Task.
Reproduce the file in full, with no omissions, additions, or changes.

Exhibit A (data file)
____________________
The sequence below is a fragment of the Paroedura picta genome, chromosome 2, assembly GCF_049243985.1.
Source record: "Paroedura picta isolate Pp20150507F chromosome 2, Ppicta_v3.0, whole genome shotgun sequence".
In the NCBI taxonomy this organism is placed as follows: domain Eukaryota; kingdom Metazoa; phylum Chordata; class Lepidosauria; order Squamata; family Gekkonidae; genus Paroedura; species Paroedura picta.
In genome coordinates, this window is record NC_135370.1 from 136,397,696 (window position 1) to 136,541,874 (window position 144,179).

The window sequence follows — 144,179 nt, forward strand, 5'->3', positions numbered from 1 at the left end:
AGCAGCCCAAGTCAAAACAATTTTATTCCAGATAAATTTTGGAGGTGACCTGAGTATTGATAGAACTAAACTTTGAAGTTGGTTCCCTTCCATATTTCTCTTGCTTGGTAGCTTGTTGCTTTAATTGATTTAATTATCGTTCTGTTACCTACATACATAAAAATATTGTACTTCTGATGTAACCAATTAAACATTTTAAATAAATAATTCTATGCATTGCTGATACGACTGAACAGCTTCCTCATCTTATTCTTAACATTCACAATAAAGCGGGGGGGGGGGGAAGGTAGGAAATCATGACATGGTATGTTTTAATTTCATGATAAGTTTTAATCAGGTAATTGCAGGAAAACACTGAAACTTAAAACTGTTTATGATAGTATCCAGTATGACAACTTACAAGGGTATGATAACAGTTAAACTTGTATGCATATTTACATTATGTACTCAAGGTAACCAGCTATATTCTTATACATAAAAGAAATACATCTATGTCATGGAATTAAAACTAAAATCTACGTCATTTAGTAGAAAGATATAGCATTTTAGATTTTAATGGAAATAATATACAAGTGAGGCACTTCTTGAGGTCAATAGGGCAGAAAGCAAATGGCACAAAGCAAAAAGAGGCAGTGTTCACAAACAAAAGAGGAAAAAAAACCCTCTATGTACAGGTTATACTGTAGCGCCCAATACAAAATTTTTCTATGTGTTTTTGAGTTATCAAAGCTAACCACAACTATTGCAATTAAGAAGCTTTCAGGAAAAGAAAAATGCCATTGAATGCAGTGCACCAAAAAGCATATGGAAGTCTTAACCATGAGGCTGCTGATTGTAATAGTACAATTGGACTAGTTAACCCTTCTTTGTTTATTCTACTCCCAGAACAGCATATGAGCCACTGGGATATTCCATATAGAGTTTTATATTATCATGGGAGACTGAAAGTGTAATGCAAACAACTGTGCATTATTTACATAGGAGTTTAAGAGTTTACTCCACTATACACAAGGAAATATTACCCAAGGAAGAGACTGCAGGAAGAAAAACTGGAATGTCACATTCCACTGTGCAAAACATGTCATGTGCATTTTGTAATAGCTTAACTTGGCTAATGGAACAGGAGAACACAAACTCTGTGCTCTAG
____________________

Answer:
The sequence below is a fragment of the Paroedura picta genome, chromosome 2, assembly GCF_049243985.1.
Source record: "Paroedura picta isolate Pp20150507F chromosome 2, Ppicta_v3.0, whole genome shotgun sequence".
In the NCBI taxonomy this organism is placed as follows: domain Eukaryota; kingdom Metazoa; phylum Chordata; class Lepidosauria; order Squamata; family Gekkonidae; genus Paroedura; species Paroedura picta.
In genome coordinates, this window is record NC_135370.1 from 136,397,696 (window position 1) to 136,541,874 (window position 144,179).

The window sequence follows — 144,179 nt, forward strand, 5'->3', positions numbered from 1 at the left end:
AGCAGCCCAAGTCAAAACAATTTTATTCCAGATAAATTTTGGAGGTGACCTGAGTATTGATAGAACTAAACTTTGAAGTTGGTTCCCTTCCATATTTCTCTTGCTTGGTAGCTTGTTGCTTTAATTGATTTAATTATCGTTCTGTTACCTACATACATAAAAATATTGTACTTCTGATGTAACCAATTAAACATTTTAAATAAATAATTCTATGCATTGCTGATACGACTGAACAGCTTCCTCATCTTATTCTTAACATTCACAATAAAGCGGGGGGGGGGGGAAGGTAGGAAATCATGACATGGTATGTTTTAATTTCATGATAAGTTTTAATCAGGTAATTGCAGGAAAACACTGAAACTTAAAACTGTTTATGATAGTATCCAGTATGACAACTTACAAGGGTATGATAACAGTTAAACTTGTATGCATATTTACATTATGTACTCAAGGTAACCAGCTATATTCTTATACATAAAAGAAATACATCTATGTCATGGAATTAAAACTAAAATCTACGTCATTTAGTAGAAAGATATAGCATTTTAGATTTTAATGGAAATAATATACAAGTGAGGCACTTCTTGAGGTCAATAGGGCAGAAAGCAAATGGCACAAAGCAAAAAGAGGCAGTGTTCACAAACAAAAGAGGAAAAAAAACCCTCTATGTACAGGTTATACTGTAGCGCCCAATACAAAATTTTTCTATGTGTTTTTGAGTTATCAAAGCTAACCACAACTATTGCAATTAAGAAGCTTTCAGGAAAAGAAAAATGCCATTGAATGCAGTGCACCAAAAAGCATATGGAAGTCTTAACCATGAGGCTGCTGATTGTAATAGTACAATTGGACTAGTTAACCCTTCTTTGTTTATTCTACTCCCAGAACAGCATATGAGCCACTGGGATATTCCATATAGAGTTTTATATTATCATGGGAGACTGAAAGTGTAATGCAAACAACTGTGCATTATTTACATAGGAGTTTAAGAGTTTACTCCACTATACACAAGGAAATATTACCCAAGGAAGAGACTGCAGGAAGAAAAACTGGAATGTCACATTCCACTGTGCAAAACATGTCATGTGCATTTTGTAATAGCTTAACTTGGCTAATGGAACAGGAGAACACAAACTCTGTGCTCTAG